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I keep reading about how one should always work on a different branch than the main one. As soon as I get the job done, I merge them. Why is this any better than simply working on the main branch?

The only advantage I see at first glance is that then there is a somewhat safe way of always knowing what is the "last known working version" -- the main branch. Is that the reason?

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3 Answers 3

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The primary advantage of working in a branch is that you can make commits for an isolated feature while still being able to make fixes on master. You can also do things like "squash" commits with rebase -i if you feel that multiple commits should actually show up as a single commit to other users.

You can also work on multiple experimental features at the same time. You may later decide to scrap that feature or implement it in another way and you can just delete that branch without cluttering your master history.

I often have a handful of experimental feature branches in any given project. Even for just quickly jotting down some thoughts in the form of code they are very useful.

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Here's one example that happens a lot for me:

Let's say you are working on a feature, its an extensive one, so its going to take many commits. You are about half way done, so the code isn't stable, but it's coming along nicely.

Now, a critical bug is found in the production version of the code, (your master branch, presumably). If you have been committing against the master branch, how do you fix it and push out the fix without pushing out the broken unfinished code?

If you had been working on your new feature in a branch that isn't the master, you can easily just switch to the master branch, fix the bug, and push out the code. Then switch back to your feature branch and continue working.

The ability to do that alone is enough for me to make a branch anytime im working on something.

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This is exactly what I was talking about with rebase -i. You can make an incomplete commit and then squash it to a single "real" commit. It's very nice. –  jcm Apr 6 '11 at 0:27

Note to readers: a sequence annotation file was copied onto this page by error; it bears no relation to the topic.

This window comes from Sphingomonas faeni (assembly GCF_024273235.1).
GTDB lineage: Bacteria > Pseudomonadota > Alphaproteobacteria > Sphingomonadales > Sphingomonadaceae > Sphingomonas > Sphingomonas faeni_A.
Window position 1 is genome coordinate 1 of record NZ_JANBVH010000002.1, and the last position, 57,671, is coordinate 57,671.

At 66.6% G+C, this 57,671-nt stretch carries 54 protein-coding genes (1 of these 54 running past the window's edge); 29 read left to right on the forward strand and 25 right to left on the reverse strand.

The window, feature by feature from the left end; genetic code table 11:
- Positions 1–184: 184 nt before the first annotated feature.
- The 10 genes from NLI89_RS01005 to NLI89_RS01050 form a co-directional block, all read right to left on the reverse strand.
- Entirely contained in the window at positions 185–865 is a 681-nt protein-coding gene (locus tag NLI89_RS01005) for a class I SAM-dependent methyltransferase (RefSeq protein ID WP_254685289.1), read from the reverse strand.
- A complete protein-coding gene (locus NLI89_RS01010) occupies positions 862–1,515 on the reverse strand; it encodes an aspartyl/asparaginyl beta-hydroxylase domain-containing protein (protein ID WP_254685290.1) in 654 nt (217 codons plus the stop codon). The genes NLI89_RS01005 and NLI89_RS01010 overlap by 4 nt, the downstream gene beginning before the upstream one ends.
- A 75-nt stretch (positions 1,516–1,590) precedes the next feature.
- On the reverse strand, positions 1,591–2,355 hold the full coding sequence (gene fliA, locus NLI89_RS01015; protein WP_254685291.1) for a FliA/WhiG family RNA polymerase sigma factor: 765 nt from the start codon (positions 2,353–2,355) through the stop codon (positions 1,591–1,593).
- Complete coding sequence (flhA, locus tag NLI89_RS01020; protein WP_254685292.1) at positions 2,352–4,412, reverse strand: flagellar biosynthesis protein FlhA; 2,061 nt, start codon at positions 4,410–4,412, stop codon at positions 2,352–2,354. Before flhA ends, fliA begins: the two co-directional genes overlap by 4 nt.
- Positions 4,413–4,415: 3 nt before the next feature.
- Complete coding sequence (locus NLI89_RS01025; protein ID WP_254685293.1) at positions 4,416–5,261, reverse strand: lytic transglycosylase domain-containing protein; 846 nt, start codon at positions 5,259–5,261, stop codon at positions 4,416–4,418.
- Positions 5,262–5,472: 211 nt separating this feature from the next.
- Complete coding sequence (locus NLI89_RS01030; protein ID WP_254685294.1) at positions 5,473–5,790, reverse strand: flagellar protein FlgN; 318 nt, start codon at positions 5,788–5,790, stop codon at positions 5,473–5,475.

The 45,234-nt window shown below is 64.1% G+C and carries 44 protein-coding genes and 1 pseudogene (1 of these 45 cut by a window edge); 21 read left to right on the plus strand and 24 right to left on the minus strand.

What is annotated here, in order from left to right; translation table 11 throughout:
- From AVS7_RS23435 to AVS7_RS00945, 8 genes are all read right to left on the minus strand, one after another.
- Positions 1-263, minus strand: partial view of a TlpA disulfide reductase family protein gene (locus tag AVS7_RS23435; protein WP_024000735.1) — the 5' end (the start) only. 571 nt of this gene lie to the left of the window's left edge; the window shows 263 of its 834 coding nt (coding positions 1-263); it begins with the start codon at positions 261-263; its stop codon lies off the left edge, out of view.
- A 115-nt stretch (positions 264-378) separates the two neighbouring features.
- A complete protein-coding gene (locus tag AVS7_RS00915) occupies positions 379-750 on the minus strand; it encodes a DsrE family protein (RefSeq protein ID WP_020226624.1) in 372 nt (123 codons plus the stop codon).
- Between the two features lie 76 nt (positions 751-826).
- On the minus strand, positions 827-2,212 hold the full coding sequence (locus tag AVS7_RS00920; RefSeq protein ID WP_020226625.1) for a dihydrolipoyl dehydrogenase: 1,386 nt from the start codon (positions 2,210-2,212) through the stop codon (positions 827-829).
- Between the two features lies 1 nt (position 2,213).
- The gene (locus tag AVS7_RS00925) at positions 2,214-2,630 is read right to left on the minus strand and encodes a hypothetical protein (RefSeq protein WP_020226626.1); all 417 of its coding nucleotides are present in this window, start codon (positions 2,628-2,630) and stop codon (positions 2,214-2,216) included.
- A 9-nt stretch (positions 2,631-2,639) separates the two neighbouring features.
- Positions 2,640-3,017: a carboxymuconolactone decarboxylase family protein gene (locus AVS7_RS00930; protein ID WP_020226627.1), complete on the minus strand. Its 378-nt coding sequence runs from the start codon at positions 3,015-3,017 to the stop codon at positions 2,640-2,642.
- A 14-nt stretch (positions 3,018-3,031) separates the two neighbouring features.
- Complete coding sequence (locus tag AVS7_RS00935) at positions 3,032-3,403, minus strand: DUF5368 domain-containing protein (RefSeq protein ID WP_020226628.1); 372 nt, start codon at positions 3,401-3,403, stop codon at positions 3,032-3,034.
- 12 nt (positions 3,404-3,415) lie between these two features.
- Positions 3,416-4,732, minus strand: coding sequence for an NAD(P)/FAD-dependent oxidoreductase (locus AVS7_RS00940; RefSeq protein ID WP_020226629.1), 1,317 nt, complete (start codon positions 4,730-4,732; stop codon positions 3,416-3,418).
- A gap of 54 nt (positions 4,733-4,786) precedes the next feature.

Also, you can simply use git stash to stash your current un-committed changes and make a change on master. –  jcm Apr 6 '11 at 0:27
    
What if you have already made commits to the master branch? That happens all the time with large feature changes. Stash won't help you there, but I do understand what you are saying about squashing. –  ctcherry Apr 6 '11 at 0:32
    
If one needs to do some fix and has messed up master one could of course always do a git branch -m master feature && git checkout origin/master && git checkout -b master ... just sayin'. –  Benjamin Bannier Apr 6 '11 at 0:45
    
Good point honk, thats just creating "feature branch" later on. Also assuming that you have an origin/master to pull from, which many people will, thankfully. –  ctcherry Apr 6 '11 at 0:51

The other answers have made some good points, but there's another big one: what if you publish work to a central repository, which others also access? Perhaps by pushing, perhaps by pull requests, but the upshot is that things that you do get out there. Sticking to the convention of publishing work only from your master branch really helps.

As you said, you can think of master as "the last known working version", but you can also think of it as "my newest stable version". If it's the only one you publish from, then you know that you can't ever do anything crazy to it, but also that you can do those crazy things to any other branch. You have free reign to amend commits, squash them, rebase branches around, all of those ways that Git provide to fix the inevitable oversights we make while developing. And you never have to think, "hm, did I push that work already?" - you haven't, since it's not on your master branch yet. You can also try anything, coding-wise - hack away, commit partially finished work, move around between ideas, whatever you like - and be confident you'll never accidentally show it to anyone else until you say "I'm finished" and merge it to master.

The key part here is the notion of publishing your work. If this were your own private repository, if you realized your master branch was broken in some way, it'd only inconvenience you. But as soon as other people are involved, you could be messing with them too.

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